Heading outside for a hike? Don’t forget to check for ticks! Ticks, in March!? Absolutely. Generally speaking ticks stay dormant in temperatures below 35 degree but with the winter that we have been having there have been plenty of warm days that could bring ticks out in search of food. Deer ticks especially can be found year round.
Just as you do in summer months, if you find yourself heading outdoors whether walking your dog or just getting some fresh air, use tick repellant, wear long pants and do a thorough check for ticks when you get home.
If the thought of ticks gives you the creeps, we’ve compiled some tips for helping you, your families and your pets stay tick bite free.
- Ticks are more prevalent in tall grass and wooded areas inhabited by large animals like deer. When hiking through the woods, walk on the center of paths rather than the outer edges when possible.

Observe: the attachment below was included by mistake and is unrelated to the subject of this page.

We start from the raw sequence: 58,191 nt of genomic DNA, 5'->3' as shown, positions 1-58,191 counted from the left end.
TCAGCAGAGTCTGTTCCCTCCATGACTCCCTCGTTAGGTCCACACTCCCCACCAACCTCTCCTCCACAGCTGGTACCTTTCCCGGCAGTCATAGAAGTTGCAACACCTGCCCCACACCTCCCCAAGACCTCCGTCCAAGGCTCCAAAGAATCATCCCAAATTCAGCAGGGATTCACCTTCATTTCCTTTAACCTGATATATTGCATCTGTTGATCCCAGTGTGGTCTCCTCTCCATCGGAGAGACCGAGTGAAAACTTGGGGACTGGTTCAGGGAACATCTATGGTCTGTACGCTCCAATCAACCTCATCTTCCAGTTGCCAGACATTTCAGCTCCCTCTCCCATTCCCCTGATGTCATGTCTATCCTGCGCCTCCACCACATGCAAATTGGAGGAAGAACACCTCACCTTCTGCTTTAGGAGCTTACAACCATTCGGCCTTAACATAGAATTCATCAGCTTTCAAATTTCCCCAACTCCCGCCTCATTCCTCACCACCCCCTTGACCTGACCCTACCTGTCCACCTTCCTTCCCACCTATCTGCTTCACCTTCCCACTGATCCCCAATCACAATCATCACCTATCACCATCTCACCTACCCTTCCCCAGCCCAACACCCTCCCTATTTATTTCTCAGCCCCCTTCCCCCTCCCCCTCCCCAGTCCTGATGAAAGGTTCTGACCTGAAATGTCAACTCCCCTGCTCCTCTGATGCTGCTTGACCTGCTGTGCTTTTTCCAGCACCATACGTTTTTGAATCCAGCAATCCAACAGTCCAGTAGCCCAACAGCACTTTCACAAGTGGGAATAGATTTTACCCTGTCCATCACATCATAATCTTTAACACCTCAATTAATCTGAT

- Dress in long sleeves and pants. Tuck your pants into socks, especially if you are walking through an area of tall grass without a designated path.
- Always check your clothes and self for ticks once you’re done hiking and after you come indoors. If you are concerned there may be ticks in your clothing, tumble dry clothes on high in the dryer for 10 minutes to kill any hiding ticks. The Center for Disease Control recommends taking a shower within 2 hours of coming in from areas likely to have ticks. Washing off ticks before they become attached is a great way to avoid Lyme disease.
- You can also reduce the chances of ticks being in your yard by removing plants that attract known tick carriers, such as deer and mice. Avoid leaving piles of leaves in your yard, and keep grass cut short.For more information about avoiding ticks and tick bites, go to
- If you find an attached tick, remove it with tweezers as close to the skin as possible and watch for any fevers or rashes that might develop.